In Whitehead's ingenious conception, the Underground Railroad is no mere metaphor - engineers and conductors operate a secret network of tracks and tunnels beneath the Southern soil. Cora and Caesar's first stop is South Carolina, in a city that initially seems like a haven - but the city's placid surface masks an insidious scheme designed for its black denizens. Even worse: Ridgeway, the relentless slave catcher, is close on their heels. Forced to flee again, Cora embarks on a harrowing flight, state by state, seeking true freedom.

As Whitehead brilliantly re-creates the unique terrors for black people in the pre-Civil War era, his narrative seamlessly weaves the saga of America from the brutal importation of Africans to the unfulfilled promises of the present day. The Underground Railroad is at once a kinetic adventure tale of one woman's ferocious will to escape the horrors of bondage and a shattering, powerful meditation on the history we all share. (Summary and pic from

My Review: I will, at some times in my life, be moving along and not really be aware—aware of history, aware of events, aware of things that I should be aware of. I do a lot of reading (or at least I try to) to expose myself to these things. Many times I’m aware of what I’m reading about, and indeed I will often pick books that involve something I’m interested in or a historical event I know something about and would like to know more about. Sometimes, however, I am caught completely off guard.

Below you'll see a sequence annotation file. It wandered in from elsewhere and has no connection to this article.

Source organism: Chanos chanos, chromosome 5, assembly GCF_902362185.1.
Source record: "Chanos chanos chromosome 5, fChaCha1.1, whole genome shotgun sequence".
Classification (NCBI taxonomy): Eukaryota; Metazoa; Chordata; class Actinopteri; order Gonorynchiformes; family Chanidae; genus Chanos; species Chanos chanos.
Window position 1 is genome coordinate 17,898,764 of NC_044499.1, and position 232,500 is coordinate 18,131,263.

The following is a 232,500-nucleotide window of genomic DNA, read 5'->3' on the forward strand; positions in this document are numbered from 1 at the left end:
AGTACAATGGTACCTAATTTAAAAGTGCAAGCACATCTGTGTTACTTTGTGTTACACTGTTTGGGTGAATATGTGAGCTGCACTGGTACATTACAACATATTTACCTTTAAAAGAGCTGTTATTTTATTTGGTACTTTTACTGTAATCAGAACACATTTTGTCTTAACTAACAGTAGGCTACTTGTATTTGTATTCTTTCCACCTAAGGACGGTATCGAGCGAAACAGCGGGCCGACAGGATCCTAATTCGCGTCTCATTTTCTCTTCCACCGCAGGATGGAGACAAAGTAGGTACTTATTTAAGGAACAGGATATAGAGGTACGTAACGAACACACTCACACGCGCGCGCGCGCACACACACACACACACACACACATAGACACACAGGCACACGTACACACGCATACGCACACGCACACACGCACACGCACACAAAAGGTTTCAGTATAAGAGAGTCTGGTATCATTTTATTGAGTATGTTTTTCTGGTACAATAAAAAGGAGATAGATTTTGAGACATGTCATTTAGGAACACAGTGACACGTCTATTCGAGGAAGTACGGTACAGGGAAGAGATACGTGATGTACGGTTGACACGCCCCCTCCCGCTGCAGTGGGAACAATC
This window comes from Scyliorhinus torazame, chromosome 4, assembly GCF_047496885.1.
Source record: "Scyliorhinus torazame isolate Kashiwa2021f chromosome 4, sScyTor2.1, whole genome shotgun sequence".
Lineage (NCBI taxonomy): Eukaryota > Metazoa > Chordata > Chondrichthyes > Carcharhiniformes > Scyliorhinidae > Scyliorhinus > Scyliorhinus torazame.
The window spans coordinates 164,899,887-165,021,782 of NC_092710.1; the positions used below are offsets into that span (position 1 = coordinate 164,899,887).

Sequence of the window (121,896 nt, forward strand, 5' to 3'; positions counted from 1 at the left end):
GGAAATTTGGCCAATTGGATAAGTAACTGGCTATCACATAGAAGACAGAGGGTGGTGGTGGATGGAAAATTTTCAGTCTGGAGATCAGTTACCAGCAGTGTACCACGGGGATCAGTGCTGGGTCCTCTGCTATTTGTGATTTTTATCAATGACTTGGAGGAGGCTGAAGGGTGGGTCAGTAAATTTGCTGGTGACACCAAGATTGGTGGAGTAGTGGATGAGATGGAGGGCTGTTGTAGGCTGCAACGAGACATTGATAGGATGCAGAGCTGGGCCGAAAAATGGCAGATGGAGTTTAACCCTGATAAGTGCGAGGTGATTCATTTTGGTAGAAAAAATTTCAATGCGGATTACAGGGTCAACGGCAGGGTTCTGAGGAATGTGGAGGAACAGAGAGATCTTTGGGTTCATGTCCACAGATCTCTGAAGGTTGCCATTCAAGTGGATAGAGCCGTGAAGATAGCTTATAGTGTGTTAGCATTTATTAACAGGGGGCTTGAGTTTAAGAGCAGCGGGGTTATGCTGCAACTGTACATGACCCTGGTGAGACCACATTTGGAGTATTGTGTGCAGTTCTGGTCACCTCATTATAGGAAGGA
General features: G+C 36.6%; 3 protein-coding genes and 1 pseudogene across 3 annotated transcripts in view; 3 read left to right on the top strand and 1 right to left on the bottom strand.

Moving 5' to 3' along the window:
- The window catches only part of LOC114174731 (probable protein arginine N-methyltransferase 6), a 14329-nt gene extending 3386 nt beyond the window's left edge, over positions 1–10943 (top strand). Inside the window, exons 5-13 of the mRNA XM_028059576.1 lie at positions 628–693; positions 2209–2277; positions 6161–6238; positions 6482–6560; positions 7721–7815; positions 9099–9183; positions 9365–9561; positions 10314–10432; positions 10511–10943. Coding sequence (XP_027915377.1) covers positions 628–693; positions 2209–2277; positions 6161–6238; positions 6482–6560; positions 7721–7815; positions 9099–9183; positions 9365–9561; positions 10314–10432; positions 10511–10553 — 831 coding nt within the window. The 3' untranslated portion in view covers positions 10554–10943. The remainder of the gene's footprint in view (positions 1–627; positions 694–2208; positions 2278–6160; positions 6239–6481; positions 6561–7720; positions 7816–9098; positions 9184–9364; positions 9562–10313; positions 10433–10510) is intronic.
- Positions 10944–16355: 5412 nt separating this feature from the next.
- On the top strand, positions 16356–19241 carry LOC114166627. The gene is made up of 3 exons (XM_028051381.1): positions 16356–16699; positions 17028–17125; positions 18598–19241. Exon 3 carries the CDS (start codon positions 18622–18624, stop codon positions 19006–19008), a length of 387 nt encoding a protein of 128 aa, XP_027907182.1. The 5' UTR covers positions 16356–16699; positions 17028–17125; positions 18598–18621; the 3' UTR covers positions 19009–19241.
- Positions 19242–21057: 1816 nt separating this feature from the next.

I am not unaware of slavery nor the underground railroad, nor the atrocities that these things brought to pass. I am aware of the racial struggles that continue even today in a nation with a history such as ours (and not just American history, BTW). But I think the thing I found most jarring about The Underground Railroad was just the sheer day-to-day terrors and atrocities and almost hopelessness that afforded slaves during this time.